… Then one great noon, when the blue abyss of day seemed to yawn over the world more deeply than ever before, a sudden change touched the quicksilver smoothness of the waters—the swaying shadow of a vast motion. First the whole sea-circle appeared to rise up bodily at the sky; the horizon-curve lifted to a straight line; the line darkened and approached,—a monstrous wrinkle, an immeasurable fold of green water, moving swift as a cloud-shadow pursued by sunlight. But it had looked formidable only by startling contrast with the previous placidity of the open: it was scarcely two feet high;—it curled slowly as it neared the beach, and combed itself out in sheets of woolly foam with a low, rich roll of whispered thunder. Swift in pursuit another followed—a third—a feebler fourth; then the sea only swayed a little, and stilled again. Minutes passed, and the immeasurable heaving recommenced—one, two, three, four … seven long swells this time;—and the Gulf smoothed itself once more. Irregularly the phenomenon continued to repeat itself, each time with heavier billowing and briefer intervals of quiet—until at last the whole sea grew restless and shifted color and flickered green;—the swells became shorter and changed form. Then from horizon to shore ran one uninterrupted heaving—one vast green swarming of snaky shapes, rolling in to hiss and flatten upon the sand. Yet no single cirrus-speck revealed itself through all the violet heights: there was no wind!—you might have fancied the sea had been upheaved from beneath….  3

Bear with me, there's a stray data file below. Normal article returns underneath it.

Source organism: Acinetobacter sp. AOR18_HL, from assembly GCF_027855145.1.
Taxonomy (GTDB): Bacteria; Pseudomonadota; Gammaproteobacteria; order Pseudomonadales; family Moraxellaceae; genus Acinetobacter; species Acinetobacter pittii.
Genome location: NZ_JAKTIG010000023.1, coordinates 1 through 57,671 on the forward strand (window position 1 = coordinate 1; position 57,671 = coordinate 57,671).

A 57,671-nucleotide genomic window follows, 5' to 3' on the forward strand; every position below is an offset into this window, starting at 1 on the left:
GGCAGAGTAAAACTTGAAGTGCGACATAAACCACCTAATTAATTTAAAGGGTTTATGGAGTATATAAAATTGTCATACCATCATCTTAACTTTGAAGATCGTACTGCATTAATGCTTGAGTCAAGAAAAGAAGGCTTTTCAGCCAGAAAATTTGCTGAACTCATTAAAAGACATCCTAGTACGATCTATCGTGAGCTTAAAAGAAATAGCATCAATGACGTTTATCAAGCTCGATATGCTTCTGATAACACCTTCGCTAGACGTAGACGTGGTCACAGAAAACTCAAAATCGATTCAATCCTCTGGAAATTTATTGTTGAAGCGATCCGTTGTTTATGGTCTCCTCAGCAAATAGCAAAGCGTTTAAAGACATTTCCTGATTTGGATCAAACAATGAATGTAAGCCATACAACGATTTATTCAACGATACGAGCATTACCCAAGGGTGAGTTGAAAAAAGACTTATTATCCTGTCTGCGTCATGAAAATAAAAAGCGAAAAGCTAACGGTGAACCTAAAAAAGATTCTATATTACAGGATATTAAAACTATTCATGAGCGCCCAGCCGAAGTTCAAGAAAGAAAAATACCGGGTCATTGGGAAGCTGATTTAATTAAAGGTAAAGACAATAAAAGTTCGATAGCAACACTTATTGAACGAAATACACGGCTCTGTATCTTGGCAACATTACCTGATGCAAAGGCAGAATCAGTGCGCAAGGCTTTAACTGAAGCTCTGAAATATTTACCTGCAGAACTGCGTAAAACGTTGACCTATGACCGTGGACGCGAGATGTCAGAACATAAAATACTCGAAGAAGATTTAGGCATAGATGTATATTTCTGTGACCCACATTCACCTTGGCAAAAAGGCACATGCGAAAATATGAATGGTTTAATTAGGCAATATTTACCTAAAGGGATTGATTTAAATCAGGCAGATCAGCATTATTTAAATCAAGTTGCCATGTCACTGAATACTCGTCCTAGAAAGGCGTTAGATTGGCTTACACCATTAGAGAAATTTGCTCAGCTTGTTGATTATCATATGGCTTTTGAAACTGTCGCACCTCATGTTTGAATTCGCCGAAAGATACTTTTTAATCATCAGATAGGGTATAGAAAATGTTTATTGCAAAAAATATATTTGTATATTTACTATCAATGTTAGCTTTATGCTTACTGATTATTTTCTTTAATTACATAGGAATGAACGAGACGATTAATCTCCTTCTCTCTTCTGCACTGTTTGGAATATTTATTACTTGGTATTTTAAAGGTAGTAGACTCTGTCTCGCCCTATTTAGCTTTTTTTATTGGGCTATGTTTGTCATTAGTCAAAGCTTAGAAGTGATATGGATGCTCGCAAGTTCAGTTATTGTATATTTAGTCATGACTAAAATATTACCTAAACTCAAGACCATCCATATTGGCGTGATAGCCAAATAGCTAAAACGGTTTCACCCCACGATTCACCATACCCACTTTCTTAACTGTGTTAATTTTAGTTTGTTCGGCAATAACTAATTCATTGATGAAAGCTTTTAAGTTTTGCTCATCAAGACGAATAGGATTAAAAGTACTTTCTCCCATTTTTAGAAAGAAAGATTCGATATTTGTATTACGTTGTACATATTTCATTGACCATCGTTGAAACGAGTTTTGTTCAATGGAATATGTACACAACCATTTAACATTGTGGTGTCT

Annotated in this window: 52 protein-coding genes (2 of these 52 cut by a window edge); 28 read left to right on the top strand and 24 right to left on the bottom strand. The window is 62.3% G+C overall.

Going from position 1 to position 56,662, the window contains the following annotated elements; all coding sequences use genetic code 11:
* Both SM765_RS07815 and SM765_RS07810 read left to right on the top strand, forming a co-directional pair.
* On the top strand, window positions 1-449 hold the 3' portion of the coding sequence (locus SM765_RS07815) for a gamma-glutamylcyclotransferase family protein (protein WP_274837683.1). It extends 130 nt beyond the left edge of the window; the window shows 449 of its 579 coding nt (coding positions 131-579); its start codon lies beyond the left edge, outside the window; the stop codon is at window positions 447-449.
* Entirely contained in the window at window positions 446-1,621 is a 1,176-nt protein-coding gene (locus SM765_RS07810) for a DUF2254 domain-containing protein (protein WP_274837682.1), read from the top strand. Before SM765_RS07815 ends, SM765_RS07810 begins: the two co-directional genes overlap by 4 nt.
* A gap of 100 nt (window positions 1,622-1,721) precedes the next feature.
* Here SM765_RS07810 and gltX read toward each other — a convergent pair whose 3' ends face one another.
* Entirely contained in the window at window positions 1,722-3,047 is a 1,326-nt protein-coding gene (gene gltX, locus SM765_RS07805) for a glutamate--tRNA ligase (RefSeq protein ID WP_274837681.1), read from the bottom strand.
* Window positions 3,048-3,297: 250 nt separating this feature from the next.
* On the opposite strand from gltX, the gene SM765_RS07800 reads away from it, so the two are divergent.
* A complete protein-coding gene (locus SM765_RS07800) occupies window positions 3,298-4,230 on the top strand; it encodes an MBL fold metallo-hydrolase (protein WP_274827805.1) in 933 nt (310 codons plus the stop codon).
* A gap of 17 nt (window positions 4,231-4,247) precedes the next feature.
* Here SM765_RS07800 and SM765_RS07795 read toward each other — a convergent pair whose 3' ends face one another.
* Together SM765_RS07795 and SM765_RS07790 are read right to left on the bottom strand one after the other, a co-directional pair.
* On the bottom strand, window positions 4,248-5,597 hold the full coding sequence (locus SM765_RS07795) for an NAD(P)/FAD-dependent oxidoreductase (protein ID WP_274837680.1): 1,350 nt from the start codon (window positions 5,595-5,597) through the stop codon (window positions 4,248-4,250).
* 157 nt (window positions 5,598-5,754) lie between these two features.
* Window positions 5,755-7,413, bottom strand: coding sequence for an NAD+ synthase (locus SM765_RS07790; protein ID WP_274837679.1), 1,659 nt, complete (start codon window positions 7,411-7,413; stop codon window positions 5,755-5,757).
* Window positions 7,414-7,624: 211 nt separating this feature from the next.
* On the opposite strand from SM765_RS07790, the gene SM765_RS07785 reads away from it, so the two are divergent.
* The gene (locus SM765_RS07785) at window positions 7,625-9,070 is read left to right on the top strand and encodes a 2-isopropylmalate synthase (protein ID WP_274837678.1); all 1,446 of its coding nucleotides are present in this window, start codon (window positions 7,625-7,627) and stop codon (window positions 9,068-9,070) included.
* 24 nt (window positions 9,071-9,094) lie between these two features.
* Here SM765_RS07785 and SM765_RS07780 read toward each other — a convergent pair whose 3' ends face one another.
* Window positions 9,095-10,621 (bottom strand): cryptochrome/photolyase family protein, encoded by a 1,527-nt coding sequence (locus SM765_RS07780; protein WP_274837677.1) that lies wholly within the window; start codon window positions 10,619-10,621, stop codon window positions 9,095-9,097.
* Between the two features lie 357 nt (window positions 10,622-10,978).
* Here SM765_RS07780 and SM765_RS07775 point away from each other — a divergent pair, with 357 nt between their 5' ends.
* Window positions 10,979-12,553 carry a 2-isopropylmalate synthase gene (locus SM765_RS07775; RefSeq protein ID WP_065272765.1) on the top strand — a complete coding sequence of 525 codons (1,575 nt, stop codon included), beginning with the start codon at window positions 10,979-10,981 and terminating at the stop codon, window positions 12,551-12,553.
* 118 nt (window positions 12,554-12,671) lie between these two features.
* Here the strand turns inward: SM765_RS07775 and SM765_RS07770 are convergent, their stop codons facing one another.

And indeed the fancy of a seismic origin for a windless surge would not appear in these latitudes to be utterly without foundation. On the fairest days a southeast breeze may bear you an odor singular enough to startle you from sleep,—a strong, sharp smell as of fish-oil; and gazing at the sea you might be still more startled at the sudden apparition of great oleaginous patches spreading over the water, sheeting over the swells. That is, if you had never heard of the mysterious submarine oil-wells, the volcanic fountains, unexplored, that well up with the eternal pulsing of the Gulf-Stream….  4